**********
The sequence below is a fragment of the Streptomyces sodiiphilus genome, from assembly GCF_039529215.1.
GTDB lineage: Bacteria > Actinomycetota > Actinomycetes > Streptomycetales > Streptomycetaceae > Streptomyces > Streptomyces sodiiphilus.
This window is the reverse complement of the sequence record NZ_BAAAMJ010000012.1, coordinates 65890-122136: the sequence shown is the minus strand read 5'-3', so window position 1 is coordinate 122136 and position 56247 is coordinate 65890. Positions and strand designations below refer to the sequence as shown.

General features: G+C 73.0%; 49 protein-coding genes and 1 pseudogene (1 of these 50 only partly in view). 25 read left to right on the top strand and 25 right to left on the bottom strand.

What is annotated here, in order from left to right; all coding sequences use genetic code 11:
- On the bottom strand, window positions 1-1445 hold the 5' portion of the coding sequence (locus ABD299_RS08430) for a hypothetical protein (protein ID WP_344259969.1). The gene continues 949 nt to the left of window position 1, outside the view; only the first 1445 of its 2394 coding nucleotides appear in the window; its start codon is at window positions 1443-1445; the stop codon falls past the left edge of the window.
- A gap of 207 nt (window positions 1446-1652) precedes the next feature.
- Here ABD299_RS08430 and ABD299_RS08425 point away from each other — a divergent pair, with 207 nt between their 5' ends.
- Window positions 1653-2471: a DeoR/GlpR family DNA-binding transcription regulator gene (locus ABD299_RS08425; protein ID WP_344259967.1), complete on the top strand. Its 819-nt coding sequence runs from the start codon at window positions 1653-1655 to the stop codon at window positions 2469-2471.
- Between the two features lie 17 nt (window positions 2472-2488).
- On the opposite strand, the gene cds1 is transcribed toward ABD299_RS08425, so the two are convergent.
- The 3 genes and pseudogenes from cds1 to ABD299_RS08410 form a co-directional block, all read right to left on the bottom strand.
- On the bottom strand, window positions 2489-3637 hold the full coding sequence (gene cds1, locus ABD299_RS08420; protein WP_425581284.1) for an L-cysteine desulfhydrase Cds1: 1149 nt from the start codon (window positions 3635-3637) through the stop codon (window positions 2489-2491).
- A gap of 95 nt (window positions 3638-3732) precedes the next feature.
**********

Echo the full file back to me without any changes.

The sequence below is a fragment of the Streptomyces sodiiphilus genome, from assembly GCF_039529215.1.
GTDB lineage: Bacteria > Actinomycetota > Actinomycetes > Streptomycetales > Streptomycetaceae > Streptomyces > Streptomyces sodiiphilus.
This window is the reverse complement of the sequence record NZ_BAAAMJ010000012.1, coordinates 65890-122136: the sequence shown is the minus strand read 5'-3', so window position 1 is coordinate 122136 and position 56247 is coordinate 65890. Positions and strand designations below refer to the sequence as shown.

General features: G+C 73.0%; 49 protein-coding genes and 1 pseudogene (1 of these 50 only partly in view). 25 read left to right on the top strand and 25 right to left on the bottom strand.

What is annotated here, in order from left to right; all coding sequences use genetic code 11:
- On the bottom strand, window positions 1-1445 hold the 5' portion of the coding sequence (locus ABD299_RS08430) for a hypothetical protein (protein ID WP_344259969.1). The gene continues 949 nt to the left of window position 1, outside the view; only the first 1445 of its 2394 coding nucleotides appear in the window; its start codon is at window positions 1443-1445; the stop codon falls past the left edge of the window.
- A gap of 207 nt (window positions 1446-1652) precedes the next feature.
- Here ABD299_RS08430 and ABD299_RS08425 point away from each other — a divergent pair, with 207 nt between their 5' ends.
- Window positions 1653-2471: a DeoR/GlpR family DNA-binding transcription regulator gene (locus ABD299_RS08425; protein ID WP_344259967.1), complete on the top strand. Its 819-nt coding sequence runs from the start codon at window positions 1653-1655 to the stop codon at window positions 2469-2471.
- Between the two features lie 17 nt (window positions 2472-2488).
- On the opposite strand, the gene cds1 is transcribed toward ABD299_RS08425, so the two are convergent.
- The 3 genes and pseudogenes from cds1 to ABD299_RS08410 form a co-directional block, all read right to left on the bottom strand.
- On the bottom strand, window positions 2489-3637 hold the full coding sequence (gene cds1, locus ABD299_RS08420; protein WP_425581284.1) for an L-cysteine desulfhydrase Cds1: 1149 nt from the start codon (window positions 3635-3637) through the stop codon (window positions 2489-2491).
- A gap of 95 nt (window positions 3638-3732) precedes the next feature.